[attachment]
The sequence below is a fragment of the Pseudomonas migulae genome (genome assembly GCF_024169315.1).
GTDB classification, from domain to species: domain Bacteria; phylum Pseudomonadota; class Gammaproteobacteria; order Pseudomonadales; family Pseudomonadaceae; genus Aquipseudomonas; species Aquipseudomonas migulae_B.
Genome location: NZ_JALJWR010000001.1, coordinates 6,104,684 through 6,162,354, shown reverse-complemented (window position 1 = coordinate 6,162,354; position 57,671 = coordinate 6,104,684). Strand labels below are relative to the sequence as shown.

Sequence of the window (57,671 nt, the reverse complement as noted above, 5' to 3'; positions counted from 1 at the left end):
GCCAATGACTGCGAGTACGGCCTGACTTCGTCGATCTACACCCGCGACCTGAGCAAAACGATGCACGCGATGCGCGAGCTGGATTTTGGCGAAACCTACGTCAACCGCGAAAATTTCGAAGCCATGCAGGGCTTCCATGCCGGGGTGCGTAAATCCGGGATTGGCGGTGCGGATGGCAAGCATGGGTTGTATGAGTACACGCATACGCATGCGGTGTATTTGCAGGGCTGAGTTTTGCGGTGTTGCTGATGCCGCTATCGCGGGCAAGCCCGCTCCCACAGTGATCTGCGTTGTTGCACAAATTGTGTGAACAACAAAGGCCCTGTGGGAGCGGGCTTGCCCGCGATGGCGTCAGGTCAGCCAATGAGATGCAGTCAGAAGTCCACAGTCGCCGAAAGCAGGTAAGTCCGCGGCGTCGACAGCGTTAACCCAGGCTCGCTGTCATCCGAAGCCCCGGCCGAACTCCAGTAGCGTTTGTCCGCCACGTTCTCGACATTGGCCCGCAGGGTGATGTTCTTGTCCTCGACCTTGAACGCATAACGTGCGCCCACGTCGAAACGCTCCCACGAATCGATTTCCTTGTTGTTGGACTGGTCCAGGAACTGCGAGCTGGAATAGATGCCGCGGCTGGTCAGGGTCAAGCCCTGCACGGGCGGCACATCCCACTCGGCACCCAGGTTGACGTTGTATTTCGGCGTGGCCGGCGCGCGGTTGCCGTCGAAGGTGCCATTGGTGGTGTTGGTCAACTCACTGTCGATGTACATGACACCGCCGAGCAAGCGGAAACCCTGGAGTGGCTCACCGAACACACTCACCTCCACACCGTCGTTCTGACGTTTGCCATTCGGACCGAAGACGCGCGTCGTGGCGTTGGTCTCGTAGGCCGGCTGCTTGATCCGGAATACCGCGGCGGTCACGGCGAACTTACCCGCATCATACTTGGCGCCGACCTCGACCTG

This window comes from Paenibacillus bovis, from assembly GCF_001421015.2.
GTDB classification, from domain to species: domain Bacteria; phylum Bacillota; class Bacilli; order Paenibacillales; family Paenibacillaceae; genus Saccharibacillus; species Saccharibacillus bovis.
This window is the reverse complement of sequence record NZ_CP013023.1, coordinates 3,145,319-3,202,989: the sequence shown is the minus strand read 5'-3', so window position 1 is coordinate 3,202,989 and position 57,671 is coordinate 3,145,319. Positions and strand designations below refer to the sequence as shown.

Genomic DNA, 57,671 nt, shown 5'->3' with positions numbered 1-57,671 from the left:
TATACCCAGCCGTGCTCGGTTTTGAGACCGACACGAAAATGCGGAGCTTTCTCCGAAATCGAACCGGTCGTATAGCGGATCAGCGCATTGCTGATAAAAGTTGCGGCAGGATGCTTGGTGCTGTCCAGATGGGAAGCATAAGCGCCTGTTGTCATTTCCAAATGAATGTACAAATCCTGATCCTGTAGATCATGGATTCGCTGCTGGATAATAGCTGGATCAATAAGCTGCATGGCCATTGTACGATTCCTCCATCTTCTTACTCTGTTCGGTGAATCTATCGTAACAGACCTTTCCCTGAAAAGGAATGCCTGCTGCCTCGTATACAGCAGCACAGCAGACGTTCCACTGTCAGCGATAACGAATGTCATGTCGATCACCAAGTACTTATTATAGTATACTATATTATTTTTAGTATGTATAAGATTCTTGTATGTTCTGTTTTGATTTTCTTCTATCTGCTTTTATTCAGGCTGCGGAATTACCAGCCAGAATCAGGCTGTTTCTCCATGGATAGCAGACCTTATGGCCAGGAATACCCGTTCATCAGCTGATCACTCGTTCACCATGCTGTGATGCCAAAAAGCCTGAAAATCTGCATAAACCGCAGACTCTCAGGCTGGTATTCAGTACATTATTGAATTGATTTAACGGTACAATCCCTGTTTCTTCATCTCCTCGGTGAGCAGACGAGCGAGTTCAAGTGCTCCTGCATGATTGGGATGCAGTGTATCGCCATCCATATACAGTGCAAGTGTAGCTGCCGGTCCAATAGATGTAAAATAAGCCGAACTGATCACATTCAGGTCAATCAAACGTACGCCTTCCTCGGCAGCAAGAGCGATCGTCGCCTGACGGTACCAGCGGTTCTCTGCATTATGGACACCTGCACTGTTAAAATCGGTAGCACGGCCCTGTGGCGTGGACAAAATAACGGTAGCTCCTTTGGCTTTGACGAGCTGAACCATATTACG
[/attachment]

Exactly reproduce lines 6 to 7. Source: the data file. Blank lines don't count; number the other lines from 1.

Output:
This window comes from Paenibacillus bovis, from assembly GCF_001421015.2.
GTDB classification, from domain to species: domain Bacteria; phylum Bacillota; class Bacilli; order Paenibacillales; family Paenibacillaceae; genus Saccharibacillus; species Saccharibacillus bovis.